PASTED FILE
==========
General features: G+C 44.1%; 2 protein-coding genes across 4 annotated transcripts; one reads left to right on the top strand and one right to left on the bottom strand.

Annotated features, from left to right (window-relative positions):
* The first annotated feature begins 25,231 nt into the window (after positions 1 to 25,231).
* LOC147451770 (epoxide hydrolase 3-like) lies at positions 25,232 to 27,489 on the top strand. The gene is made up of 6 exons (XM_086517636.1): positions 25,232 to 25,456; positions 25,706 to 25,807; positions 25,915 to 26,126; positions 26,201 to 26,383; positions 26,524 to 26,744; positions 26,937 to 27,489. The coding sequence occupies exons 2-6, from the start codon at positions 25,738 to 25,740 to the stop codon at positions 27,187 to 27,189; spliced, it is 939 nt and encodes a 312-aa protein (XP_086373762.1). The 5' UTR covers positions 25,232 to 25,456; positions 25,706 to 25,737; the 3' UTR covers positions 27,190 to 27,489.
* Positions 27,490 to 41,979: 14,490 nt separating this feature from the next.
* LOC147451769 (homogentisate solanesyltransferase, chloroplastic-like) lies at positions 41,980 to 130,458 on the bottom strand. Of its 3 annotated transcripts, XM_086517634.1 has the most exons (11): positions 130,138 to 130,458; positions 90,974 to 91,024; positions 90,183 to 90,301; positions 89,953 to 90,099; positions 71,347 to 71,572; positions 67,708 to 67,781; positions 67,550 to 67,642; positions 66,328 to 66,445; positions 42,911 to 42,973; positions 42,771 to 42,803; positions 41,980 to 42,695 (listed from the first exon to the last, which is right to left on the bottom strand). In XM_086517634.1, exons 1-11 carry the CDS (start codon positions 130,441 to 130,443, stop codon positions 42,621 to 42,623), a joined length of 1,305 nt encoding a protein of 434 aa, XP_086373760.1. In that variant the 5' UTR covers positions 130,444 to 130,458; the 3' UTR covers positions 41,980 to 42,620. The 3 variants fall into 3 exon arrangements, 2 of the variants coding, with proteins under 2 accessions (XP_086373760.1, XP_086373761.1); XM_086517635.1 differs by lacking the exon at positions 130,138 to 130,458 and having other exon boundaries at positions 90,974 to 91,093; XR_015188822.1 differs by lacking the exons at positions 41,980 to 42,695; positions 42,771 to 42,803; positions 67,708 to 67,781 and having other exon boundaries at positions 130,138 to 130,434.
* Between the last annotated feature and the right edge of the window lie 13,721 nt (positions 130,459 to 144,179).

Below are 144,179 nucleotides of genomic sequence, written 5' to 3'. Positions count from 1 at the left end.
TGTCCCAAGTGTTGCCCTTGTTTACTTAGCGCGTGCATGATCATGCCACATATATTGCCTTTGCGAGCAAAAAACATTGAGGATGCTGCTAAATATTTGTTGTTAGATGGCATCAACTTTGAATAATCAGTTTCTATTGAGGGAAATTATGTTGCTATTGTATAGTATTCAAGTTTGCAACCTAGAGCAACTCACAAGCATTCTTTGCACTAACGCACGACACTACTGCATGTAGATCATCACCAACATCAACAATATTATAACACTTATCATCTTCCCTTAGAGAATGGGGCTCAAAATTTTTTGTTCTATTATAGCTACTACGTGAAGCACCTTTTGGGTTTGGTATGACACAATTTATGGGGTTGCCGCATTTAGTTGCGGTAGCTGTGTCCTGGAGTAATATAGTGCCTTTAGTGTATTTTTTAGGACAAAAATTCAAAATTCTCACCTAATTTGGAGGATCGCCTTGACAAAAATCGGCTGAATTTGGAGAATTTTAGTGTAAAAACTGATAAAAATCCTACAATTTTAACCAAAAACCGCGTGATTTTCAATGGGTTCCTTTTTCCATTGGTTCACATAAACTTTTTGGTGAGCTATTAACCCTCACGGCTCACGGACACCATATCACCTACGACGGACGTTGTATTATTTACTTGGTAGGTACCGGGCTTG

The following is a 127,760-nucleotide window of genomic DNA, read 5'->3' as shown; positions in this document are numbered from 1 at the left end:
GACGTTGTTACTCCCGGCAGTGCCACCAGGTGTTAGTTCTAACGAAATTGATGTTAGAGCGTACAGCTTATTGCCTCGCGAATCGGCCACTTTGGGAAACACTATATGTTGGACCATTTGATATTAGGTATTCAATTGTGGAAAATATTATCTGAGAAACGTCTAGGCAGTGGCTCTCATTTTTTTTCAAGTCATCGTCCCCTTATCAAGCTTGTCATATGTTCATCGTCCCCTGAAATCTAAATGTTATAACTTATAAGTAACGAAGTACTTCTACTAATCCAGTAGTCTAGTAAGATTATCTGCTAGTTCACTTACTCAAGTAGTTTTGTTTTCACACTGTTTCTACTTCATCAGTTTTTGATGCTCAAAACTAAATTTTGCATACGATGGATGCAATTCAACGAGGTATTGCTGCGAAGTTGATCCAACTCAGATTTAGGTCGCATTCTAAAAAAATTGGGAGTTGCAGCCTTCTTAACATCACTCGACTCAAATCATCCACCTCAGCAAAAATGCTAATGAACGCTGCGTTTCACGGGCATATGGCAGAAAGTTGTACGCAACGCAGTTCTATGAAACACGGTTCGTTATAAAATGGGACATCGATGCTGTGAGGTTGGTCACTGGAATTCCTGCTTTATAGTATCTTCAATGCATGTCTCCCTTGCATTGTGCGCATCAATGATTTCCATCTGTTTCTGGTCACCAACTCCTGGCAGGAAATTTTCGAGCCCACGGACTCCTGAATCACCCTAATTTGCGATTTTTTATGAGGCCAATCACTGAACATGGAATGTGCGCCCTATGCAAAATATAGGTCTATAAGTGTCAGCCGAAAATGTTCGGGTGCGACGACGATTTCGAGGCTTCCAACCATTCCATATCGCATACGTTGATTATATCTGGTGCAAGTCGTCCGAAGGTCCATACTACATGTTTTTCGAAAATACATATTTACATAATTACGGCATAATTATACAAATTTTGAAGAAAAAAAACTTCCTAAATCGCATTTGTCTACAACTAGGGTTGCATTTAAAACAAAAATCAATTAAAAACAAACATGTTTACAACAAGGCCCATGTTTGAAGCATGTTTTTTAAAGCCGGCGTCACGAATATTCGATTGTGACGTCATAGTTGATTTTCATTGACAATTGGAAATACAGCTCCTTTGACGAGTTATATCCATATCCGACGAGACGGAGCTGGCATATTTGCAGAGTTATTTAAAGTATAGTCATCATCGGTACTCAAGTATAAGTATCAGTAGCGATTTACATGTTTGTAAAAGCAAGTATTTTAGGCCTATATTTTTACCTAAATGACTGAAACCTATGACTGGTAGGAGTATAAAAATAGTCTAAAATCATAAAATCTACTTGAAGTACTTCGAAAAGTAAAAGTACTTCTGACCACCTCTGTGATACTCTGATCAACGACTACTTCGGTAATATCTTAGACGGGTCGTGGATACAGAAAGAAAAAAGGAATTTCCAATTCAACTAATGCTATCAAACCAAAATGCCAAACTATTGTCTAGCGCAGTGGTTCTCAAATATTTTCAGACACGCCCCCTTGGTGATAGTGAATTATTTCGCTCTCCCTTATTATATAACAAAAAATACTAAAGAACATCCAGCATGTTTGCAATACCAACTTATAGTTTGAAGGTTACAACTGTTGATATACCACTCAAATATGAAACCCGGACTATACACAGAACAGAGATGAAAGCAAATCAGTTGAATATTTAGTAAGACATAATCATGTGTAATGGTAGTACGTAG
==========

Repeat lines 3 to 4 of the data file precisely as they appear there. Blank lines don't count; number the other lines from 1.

* The first annotated feature begins 25,231 nt into the window (after positions 1 to 25,231).
* LOC147451770 (epoxide hydrolase 3-like) lies at positions 25,232 to 27,489 on the top strand. The gene is made up of 6 exons (XM_086517636.1): positions 25,232 to 25,456; positions 25,706 to 25,807; positions 25,915 to 26,126; positions 26,201 to 26,383; positions 26,524 to 26,744; positions 26,937 to 27,489. The coding sequence occupies exons 2-6, from the start codon at positions 25,738 to 25,740 to the stop codon at positions 27,187 to 27,189; spliced, it is 939 nt and encodes a 312-aa protein (XP_086373762.1). The 5' UTR covers positions 25,232 to 25,456; positions 25,706 to 25,737; the 3' UTR covers positions 27,190 to 27,489.